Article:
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Cleveland City Council will introduce a bill that deals with penalties for misconduct on RTA buses, as RTA requests $2 million from the board of trustees for cameras to be installed on all buses.

The move was prompted by the viral bus attack involving a woman and Cleveland bus driver Artis Hughes.

On Monday, Cleveland city councilman Kevin Conwell will introduce an amendment to the misconduct involving a public transportation system ordinance. It already includes school bus drivers and crossing guards, but if passed, will include the Regional Transit Authority worker, driver or operator.

Conwell said he was asked by Amalgamated Transit Union Local 268 to try and push the legislation through to protect RTA workers.

“The party atmosphere which I believe caused the episode with Artis Hughes and the female.”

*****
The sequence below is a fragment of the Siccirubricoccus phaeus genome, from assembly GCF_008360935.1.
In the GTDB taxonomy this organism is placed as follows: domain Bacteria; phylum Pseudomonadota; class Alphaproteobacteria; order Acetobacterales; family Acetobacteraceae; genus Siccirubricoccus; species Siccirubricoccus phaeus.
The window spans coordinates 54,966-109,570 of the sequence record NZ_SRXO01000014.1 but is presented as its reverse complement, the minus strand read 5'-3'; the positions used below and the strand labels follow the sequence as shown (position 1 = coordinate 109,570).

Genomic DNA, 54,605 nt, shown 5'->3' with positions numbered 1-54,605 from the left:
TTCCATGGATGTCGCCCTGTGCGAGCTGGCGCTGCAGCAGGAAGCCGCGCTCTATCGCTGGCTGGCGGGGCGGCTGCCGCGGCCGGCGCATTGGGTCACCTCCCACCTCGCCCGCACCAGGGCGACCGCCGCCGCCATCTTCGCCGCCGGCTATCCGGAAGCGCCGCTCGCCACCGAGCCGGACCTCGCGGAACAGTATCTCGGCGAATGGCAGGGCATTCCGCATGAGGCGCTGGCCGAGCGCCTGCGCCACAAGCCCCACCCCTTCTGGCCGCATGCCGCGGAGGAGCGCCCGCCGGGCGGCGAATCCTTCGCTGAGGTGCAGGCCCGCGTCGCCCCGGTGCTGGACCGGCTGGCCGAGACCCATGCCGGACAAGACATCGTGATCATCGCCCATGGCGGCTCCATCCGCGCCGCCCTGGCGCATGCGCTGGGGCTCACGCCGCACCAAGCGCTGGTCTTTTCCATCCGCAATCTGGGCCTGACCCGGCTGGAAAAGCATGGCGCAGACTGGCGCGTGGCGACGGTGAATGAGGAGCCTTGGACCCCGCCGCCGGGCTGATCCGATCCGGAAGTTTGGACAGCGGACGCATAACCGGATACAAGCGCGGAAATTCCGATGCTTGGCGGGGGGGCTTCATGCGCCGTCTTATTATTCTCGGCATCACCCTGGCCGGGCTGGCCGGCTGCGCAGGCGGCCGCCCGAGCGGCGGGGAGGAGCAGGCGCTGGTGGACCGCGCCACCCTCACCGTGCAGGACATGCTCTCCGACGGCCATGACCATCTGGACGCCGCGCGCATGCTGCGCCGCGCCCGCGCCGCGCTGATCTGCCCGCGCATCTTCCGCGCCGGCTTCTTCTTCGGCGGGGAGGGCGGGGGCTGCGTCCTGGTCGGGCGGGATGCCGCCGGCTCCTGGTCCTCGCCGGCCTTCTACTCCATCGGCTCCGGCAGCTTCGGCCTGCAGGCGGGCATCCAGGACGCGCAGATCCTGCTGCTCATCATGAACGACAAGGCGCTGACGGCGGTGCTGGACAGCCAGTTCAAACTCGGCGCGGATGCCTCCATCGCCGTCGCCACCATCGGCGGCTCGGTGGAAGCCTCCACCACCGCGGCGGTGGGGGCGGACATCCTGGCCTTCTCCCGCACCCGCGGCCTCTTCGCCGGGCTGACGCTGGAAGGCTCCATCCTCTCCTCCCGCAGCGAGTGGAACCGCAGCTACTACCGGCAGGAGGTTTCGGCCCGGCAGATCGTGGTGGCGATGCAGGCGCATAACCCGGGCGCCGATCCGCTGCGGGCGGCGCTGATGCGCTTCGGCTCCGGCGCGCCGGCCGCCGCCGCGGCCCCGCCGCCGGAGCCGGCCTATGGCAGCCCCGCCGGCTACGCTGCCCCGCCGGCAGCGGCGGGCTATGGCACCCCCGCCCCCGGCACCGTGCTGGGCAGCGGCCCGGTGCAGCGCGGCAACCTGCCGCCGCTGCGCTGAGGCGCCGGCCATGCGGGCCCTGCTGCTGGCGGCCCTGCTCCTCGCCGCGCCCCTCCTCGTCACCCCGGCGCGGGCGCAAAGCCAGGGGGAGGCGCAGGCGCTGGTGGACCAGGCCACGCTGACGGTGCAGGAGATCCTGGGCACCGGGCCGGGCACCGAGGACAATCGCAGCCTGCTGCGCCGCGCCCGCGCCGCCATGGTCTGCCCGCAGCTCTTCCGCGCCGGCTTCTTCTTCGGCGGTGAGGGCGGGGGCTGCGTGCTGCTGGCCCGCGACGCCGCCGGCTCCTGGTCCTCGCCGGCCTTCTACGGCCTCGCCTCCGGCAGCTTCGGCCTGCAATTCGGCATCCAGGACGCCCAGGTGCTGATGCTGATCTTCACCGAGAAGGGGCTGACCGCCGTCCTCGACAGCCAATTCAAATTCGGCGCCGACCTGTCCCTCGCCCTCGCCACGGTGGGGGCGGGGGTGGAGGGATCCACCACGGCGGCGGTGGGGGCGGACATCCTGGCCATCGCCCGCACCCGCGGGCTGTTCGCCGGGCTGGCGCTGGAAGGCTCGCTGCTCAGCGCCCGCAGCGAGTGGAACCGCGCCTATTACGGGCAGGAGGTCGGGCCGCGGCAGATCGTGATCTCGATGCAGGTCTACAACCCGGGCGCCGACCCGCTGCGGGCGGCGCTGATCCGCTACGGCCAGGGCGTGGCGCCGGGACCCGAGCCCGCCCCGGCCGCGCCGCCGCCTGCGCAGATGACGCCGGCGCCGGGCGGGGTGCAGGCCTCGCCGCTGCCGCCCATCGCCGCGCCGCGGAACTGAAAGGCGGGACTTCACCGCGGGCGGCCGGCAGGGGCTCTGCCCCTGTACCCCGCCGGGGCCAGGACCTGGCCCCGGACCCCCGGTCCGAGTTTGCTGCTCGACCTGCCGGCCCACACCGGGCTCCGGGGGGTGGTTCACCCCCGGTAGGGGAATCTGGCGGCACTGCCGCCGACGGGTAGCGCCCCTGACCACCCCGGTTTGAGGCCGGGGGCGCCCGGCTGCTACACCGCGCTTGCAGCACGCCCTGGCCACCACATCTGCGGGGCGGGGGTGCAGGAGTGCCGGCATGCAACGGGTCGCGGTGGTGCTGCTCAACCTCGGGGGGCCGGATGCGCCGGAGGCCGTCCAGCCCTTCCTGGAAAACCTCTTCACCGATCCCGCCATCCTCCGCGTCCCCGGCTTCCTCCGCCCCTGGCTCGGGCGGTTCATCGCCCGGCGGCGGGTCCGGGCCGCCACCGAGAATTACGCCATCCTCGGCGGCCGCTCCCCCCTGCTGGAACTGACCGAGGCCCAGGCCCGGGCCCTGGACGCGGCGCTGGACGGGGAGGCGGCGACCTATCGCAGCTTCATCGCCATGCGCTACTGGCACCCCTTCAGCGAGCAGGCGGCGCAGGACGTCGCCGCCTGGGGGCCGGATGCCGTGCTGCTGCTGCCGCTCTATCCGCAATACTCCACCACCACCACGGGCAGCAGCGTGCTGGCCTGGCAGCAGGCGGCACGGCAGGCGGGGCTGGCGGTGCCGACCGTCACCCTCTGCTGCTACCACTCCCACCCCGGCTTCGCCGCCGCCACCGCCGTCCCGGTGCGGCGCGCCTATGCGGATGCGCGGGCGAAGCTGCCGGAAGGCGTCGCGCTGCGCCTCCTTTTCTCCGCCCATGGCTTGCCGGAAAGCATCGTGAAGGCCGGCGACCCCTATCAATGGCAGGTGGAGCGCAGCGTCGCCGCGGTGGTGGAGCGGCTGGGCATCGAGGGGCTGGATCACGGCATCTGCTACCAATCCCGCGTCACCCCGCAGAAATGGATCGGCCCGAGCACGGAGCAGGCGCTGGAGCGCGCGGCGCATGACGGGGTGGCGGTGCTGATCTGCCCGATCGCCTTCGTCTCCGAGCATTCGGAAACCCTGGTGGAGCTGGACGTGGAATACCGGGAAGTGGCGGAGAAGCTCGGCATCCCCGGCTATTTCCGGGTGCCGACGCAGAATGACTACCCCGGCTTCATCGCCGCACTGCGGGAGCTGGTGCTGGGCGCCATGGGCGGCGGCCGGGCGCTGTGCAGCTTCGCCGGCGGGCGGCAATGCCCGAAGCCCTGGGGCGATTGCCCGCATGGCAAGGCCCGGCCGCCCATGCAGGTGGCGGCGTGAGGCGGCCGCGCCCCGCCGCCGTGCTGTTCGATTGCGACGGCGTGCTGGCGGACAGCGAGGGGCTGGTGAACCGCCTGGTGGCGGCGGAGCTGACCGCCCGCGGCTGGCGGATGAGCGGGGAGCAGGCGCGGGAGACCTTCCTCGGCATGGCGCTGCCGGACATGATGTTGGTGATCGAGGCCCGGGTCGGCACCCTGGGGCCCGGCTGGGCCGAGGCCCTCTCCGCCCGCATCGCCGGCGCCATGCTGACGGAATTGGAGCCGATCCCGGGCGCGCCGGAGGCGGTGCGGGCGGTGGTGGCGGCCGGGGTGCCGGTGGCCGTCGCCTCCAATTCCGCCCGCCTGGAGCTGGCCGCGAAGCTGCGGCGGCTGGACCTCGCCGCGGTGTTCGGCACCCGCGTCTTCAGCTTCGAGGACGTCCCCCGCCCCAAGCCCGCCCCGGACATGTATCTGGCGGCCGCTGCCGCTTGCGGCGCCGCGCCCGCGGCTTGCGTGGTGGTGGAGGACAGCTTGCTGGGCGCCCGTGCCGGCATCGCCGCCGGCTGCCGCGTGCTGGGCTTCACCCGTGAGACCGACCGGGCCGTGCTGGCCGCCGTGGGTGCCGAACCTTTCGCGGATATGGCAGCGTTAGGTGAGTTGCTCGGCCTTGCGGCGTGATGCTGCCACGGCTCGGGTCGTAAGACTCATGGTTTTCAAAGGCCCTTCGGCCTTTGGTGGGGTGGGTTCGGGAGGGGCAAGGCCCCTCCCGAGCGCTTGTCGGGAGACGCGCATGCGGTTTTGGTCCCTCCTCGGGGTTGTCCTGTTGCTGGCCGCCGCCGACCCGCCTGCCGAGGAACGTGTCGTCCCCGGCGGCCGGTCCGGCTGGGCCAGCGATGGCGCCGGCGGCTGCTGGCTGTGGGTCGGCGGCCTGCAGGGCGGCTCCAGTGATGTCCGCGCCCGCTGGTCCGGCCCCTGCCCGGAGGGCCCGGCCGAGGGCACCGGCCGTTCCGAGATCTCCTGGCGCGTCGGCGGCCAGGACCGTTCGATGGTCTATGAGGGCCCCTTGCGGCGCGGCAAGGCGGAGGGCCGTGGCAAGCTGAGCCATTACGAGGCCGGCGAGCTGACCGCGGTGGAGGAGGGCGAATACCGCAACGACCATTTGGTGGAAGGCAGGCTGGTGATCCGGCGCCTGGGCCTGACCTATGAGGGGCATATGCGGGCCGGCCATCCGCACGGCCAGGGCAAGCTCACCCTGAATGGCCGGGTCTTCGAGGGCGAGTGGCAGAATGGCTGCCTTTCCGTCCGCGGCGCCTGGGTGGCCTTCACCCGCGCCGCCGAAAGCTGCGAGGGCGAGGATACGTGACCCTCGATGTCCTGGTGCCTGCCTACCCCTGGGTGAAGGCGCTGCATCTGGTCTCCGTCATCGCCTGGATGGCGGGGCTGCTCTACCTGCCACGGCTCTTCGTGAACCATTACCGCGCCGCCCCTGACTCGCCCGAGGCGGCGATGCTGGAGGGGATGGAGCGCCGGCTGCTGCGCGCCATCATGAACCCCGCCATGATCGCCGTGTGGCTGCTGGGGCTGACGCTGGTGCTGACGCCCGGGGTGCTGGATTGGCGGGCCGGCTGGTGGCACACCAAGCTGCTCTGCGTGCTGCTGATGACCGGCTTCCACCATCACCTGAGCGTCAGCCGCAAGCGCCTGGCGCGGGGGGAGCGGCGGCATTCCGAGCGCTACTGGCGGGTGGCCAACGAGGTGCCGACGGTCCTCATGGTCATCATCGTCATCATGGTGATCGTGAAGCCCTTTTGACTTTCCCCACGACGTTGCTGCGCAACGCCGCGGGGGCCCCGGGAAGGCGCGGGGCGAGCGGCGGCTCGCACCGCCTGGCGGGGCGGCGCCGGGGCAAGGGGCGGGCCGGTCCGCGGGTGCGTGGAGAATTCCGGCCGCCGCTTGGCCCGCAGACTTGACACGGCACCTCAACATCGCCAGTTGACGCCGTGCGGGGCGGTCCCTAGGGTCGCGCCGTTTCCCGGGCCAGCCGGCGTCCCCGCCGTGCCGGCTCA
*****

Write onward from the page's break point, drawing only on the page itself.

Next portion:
Hughes was videotaped on a cellphone uppercutting a woman on his bus who he said became unruly and spit on him. The video went viral and was seen around the country.

Hughes was later fired after the incident.

“Riding the bus we need to change the culture. [Bus drivers] need to be protected. They want to know that the city has their back,” said Conwell.

In a nutshell, the amendment includes no one being able to play music without headphones, no eating and drinking, you can’t spit on someone, and it makes it unlawful to strike a driver or public transit system police officer.

“Last month, RTA met with city council and asked them to increase these penalties. And now the city council is moving on our request and we are very pleased with that,” said Jerry Masek, a spokesman for RTA.

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